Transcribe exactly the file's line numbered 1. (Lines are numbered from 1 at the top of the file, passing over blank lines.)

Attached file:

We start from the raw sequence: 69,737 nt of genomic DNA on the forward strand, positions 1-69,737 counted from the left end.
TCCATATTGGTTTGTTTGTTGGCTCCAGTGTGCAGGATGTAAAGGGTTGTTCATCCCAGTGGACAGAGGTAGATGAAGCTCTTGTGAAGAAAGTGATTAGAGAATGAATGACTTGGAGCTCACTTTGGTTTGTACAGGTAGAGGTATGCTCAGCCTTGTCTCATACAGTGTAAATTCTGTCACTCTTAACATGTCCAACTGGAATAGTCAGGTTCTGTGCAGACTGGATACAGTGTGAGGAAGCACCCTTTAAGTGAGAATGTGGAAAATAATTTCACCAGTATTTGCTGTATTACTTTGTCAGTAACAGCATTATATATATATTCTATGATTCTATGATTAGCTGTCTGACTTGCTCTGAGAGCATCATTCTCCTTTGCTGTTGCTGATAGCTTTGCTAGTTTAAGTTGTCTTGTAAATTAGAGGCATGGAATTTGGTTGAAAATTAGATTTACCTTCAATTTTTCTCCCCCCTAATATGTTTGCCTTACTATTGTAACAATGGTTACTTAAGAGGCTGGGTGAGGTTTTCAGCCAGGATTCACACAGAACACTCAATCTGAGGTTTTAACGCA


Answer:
We start from the raw sequence: 69,737 nt of genomic DNA on the forward strand, positions 1-69,737 counted from the left end.